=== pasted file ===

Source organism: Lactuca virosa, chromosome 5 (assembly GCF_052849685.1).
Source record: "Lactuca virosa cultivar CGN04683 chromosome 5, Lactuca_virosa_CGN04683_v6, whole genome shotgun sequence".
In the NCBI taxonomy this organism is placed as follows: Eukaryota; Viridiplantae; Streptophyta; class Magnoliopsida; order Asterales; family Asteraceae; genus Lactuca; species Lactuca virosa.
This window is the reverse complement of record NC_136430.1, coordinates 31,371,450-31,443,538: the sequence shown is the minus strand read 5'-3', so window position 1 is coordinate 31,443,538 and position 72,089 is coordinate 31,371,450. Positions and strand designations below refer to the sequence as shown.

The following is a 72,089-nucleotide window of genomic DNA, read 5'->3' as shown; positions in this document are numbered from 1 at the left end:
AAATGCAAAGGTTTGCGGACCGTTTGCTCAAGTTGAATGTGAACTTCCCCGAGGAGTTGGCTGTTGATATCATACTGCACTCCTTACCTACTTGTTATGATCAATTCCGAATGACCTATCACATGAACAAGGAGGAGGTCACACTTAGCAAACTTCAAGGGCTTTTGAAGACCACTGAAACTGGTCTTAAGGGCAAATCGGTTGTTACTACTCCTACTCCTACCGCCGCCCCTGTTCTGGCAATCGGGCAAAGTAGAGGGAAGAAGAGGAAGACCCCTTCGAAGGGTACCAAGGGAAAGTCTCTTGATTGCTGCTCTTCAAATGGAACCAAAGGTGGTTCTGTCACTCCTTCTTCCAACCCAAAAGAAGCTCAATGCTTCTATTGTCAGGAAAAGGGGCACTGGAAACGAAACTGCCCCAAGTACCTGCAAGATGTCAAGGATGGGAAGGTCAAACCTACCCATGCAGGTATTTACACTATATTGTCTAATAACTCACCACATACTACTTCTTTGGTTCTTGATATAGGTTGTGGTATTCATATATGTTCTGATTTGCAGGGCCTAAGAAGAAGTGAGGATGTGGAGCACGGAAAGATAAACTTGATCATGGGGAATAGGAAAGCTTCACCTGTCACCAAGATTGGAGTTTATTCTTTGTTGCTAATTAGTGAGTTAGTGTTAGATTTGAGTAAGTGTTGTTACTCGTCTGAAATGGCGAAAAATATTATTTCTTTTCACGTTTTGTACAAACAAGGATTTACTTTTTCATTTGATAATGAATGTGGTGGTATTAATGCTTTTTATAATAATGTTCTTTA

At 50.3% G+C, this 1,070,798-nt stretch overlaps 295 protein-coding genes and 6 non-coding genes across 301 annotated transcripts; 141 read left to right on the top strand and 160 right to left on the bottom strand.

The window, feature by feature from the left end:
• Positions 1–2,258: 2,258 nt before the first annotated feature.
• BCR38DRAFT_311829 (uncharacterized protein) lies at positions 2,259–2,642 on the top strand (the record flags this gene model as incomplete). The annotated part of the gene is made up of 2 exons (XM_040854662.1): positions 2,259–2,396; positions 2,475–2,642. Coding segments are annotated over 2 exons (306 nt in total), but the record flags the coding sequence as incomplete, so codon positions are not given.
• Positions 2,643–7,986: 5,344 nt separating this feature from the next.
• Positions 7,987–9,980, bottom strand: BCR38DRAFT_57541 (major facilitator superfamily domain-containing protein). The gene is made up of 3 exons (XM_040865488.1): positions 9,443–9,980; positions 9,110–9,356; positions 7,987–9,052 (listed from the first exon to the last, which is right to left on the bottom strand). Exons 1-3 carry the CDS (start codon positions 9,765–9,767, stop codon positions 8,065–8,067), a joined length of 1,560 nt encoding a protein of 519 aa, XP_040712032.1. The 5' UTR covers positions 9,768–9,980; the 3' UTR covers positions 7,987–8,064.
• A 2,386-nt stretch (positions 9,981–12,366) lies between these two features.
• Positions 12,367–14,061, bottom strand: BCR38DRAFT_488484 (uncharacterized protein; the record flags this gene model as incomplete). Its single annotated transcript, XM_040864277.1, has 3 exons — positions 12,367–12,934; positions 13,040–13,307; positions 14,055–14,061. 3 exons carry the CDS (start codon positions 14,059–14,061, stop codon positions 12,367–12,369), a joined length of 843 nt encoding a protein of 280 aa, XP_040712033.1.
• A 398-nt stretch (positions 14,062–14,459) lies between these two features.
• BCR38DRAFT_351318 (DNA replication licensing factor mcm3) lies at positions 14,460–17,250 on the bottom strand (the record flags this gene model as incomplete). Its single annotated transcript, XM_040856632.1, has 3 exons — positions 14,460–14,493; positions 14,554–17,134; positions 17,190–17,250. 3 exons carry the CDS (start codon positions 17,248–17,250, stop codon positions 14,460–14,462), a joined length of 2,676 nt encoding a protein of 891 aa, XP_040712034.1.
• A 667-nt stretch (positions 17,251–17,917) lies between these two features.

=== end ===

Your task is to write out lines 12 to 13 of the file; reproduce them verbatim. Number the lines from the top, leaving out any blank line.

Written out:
• Positions 7,987–9,980, bottom strand: BCR38DRAFT_57541 (major facilitator superfamily domain-containing protein). The gene is made up of 3 exons (XM_040865488.1): positions 9,443–9,980; positions 9,110–9,356; positions 7,987–9,052 (listed from the first exon to the last, which is right to left on the bottom strand). Exons 1-3 carry the CDS (start codon positions 9,765–9,767, stop codon positions 8,065–8,067), a joined length of 1,560 nt encoding a protein of 519 aa, XP_040712032.1. The 5' UTR covers positions 9,768–9,980; the 3' UTR covers positions 7,987–8,064.
• A 2,386-nt stretch (positions 9,981–12,366) lies between these two features.